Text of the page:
“There’s nothing worse than an engineer dropping a via stitch array late in the RF design process and leaving barely any power plane copper left to carry current on a board. makes it painfully obvious when this happens.”
Mark Wyman - Senior Design Engineer - Vanteon, Inc.
As an engineer, implementing changes to your design late in the development process is practically inevitable, regardless of your industry. But what costs do those last-minute changes come with? Missed deadlines? Wasted money on prototypes? The list can go on.
Our traditional design-to-prototype workflow not only overextends our development process, it’s also incredibly expensive. And in today’s market, launching products before your competitors at the lowest possible cost can be the difference between success and failure. So how do you reduce the risks to ensure your design projects will meet their budget, deadline and quality targets all at the same time? By leveraging the power of design automation.
Life is Easier When You Leverage Automation
Engineers can make their lives easier by leveraging the power of automation in their design process. Integrating automation tools within your design platform can save you a tremendous amount of time and a ton of headaches. Here’s just a few of the ways the EDA industry has embraced the power of automation:
Nurturing effective communication between ECAD and MCAD by linking design data and sharing critical components.
Ensuring design intent is accurately documented with direct integration with your design layout.
Providing insight into the health of our Power Distribution Network () with rich analysis data.
Of these three automation tactics, analysis is probably the most foreign to the and is typically reserved for a simulation specialist after the initial design has been completed. But what if we could make analysis available at design time? Well, now you can.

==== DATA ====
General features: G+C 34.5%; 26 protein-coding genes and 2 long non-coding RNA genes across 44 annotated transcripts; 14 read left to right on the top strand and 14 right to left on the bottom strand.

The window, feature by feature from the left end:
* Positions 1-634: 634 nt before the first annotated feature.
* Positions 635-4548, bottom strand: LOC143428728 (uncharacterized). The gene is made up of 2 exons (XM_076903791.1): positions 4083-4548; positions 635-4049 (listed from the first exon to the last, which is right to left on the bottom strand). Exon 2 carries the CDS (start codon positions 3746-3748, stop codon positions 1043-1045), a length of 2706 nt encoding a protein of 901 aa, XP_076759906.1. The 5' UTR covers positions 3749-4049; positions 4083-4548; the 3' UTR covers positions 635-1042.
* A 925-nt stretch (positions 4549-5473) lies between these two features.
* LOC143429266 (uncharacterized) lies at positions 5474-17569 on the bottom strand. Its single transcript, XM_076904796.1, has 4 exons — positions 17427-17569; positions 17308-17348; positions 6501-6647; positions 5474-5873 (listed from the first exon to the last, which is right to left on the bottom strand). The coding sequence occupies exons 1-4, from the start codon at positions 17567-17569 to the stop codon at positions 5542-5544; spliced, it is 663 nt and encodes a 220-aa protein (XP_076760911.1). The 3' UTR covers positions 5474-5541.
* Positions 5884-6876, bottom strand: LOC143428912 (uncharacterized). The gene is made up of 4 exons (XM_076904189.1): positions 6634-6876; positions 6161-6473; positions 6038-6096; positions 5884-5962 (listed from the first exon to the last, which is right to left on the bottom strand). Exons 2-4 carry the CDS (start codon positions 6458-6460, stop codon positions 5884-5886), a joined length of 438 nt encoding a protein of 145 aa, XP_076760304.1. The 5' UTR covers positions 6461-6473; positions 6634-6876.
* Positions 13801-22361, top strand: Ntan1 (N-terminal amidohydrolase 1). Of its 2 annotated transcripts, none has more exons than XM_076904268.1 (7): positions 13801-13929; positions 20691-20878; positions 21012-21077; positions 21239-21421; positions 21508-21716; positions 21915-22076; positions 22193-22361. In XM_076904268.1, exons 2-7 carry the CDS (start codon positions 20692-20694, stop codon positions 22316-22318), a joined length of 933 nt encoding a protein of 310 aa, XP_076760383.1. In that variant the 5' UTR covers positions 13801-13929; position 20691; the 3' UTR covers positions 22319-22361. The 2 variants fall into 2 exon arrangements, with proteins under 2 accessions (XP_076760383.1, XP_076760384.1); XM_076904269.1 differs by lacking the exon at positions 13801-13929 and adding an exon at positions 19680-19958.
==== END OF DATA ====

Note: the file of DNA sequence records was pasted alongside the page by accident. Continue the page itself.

The True Costs of Post-Design Analysis
Contrary to popular belief, issues can occur in any , whether the design is simple or complex. And how quickly you can identify these issues determines how much it will cost you in the long run. analysis is of particular importance these days as our designs have grown more complex, but is it worth the cost? Let’s take a look at the numbers. A study by Aberdeen Group found the following statistics on average ECO costs¹:
The average ECO cost is about $2,000 during development.
That number skyrockets to $10,625 once the design has been released to manufacturing.
Design spins range from $4,000 to $12,000 depending on complexity, with an average number of 15 spins required to release your design.
Being able to prevent just a single design spin could save your project upwards of $12,000. At that expense, the cost of an integrated analysis tool like the powered by CST® would have paid for itself three times. On top of that, consider the time it normally takes to redesign a board that had a fatal flaw. Isn’t that worth the cost of analysis alone? Of course, there’s also intangible benefits of analysis that won’t fit on a spreadsheet, including:
Peace of mind knowing your is optimized without relying on a prototype.
Having the skills as an engineer to independently optimize your without requiring a specialist.
Minimizing the downtime associated with learning a new analysis tool by having an integrated solution in your current design platform.
The Unequivocal Value of Automated Analysis
It’s clear that the ROI for analysis automation is a no brainer. Catching issues at design time has obvious financial benefits while giving the engineer peace of mind that their design is optimized. And at the end of the day, it all translates into added value for you and your company.
Interested in introducing analysis into your existing design process? powered by CST® provides intuitive analysis data at design time that makes complicated power distribution issues easy to understand and solve without relying on prototypes. And with access to analysis in the design tool you use every day, designers can dramatically reduce design spins while building even better products.
Want to try it for yourself? Register now for a 30-day free trial for .
(1) Boucher, Michelle. "Why Printed Design Matters to the Executive." Aberdeen Group (2010).
About the AuthorMore Content by David Marrakchi